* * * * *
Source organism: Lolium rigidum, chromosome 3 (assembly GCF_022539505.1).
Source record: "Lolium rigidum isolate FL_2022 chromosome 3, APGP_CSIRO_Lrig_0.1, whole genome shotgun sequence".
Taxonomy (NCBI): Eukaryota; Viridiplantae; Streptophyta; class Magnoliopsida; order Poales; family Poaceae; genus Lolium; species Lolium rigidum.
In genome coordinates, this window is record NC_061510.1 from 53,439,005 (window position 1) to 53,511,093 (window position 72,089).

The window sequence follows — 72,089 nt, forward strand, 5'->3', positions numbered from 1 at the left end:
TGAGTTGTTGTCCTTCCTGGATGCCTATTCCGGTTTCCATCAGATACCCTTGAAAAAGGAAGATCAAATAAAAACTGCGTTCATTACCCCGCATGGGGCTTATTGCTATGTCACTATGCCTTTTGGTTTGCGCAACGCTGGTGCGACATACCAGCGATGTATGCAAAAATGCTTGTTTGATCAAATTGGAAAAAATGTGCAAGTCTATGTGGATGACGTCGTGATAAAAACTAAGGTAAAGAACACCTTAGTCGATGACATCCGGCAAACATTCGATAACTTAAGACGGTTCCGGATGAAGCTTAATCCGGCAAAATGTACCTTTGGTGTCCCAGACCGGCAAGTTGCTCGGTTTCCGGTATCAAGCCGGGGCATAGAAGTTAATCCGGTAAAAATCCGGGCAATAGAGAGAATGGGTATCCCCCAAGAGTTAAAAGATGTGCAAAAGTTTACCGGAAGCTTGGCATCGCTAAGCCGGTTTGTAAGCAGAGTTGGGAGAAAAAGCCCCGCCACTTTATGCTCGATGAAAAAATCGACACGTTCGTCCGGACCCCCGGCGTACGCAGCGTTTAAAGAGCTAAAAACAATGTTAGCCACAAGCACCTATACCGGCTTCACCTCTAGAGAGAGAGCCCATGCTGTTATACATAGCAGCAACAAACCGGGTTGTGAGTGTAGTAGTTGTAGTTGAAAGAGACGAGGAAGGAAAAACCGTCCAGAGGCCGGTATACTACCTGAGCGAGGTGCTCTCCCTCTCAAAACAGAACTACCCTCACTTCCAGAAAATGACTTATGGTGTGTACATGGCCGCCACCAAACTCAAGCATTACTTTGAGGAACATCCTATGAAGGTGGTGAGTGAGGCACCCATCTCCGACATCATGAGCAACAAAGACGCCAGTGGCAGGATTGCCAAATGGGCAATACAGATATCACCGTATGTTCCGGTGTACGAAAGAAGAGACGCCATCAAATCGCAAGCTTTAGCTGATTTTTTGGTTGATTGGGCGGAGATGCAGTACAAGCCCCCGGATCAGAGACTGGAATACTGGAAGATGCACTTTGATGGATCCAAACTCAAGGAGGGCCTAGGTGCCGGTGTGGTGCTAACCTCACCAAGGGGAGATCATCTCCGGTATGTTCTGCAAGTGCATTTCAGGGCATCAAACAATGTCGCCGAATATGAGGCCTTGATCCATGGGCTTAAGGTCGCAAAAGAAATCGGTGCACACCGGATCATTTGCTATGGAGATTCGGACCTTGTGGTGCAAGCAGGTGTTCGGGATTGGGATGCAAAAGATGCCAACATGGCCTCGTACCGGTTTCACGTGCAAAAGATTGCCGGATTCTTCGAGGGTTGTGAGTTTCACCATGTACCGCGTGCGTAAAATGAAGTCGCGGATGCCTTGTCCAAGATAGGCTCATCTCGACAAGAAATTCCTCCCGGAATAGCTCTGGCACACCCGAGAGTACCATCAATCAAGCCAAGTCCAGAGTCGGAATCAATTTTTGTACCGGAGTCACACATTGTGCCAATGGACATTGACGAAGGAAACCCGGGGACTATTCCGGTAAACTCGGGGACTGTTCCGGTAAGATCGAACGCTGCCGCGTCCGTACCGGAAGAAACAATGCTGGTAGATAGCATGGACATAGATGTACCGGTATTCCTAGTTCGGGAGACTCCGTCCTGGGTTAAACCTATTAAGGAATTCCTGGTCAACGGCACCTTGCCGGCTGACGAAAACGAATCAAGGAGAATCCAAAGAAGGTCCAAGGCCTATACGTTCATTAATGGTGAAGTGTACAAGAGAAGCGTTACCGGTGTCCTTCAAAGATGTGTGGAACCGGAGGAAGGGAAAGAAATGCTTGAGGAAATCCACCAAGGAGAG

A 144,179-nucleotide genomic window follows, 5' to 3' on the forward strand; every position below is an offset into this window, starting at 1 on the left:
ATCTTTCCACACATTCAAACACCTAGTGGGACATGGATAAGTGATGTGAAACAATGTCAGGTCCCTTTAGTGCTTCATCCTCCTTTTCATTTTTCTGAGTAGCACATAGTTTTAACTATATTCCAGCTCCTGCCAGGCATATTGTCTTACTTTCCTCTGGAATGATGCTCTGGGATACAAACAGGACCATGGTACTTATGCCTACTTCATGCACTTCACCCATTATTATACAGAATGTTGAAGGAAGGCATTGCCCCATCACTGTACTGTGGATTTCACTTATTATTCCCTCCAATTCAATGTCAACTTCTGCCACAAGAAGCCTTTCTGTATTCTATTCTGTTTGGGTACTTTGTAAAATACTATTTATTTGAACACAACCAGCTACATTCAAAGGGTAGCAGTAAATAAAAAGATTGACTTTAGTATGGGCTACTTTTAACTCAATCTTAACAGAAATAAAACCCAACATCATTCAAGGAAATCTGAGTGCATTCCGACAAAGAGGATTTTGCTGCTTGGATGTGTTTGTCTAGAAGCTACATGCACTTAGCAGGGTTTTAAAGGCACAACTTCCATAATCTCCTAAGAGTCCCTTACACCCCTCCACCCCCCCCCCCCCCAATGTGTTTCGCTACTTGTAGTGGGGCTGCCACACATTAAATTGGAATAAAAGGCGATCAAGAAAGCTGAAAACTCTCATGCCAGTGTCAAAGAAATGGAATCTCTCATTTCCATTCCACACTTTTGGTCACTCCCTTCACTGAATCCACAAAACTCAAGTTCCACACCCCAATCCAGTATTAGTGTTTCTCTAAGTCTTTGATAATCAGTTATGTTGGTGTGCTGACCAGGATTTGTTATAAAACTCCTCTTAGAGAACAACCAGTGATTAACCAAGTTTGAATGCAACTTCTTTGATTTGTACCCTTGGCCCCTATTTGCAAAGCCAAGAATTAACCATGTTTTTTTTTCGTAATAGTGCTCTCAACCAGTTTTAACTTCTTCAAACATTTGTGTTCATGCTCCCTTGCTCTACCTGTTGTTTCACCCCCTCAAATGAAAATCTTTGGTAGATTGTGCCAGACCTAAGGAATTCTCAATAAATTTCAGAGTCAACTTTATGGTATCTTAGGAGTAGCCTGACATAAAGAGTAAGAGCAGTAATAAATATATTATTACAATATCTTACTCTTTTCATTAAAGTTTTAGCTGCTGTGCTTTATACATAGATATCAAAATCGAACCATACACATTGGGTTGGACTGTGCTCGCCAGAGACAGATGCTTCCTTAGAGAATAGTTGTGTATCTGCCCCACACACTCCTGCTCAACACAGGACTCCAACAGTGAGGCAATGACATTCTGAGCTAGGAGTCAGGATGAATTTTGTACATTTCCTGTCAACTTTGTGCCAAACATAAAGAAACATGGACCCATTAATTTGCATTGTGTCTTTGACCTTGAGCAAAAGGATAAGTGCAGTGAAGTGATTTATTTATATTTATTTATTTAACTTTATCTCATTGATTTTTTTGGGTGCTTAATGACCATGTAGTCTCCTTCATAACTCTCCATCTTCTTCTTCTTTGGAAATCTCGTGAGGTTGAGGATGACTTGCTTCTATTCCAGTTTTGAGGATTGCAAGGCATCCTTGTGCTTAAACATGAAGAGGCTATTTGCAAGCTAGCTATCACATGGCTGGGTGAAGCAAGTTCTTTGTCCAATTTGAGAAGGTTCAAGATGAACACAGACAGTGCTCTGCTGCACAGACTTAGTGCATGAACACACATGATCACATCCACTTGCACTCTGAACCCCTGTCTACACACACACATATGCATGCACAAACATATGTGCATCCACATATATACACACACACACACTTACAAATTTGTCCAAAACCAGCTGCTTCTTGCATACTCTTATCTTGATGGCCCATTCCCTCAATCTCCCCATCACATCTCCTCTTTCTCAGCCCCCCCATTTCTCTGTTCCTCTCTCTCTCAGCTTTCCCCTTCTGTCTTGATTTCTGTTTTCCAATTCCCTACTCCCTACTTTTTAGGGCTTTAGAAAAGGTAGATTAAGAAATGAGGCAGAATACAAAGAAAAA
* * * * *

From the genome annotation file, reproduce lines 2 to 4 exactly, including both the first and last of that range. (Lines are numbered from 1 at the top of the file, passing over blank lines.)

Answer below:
Source record: "Lolium rigidum isolate FL_2022 chromosome 3, APGP_CSIRO_Lrig_0.1, whole genome shotgun sequence".
Taxonomy (NCBI): Eukaryota; Viridiplantae; Streptophyta; class Magnoliopsida; order Poales; family Poaceae; genus Lolium; species Lolium rigidum.
In genome coordinates, this window is record NC_061510.1 from 53,439,005 (window position 1) to 53,511,093 (window position 72,089).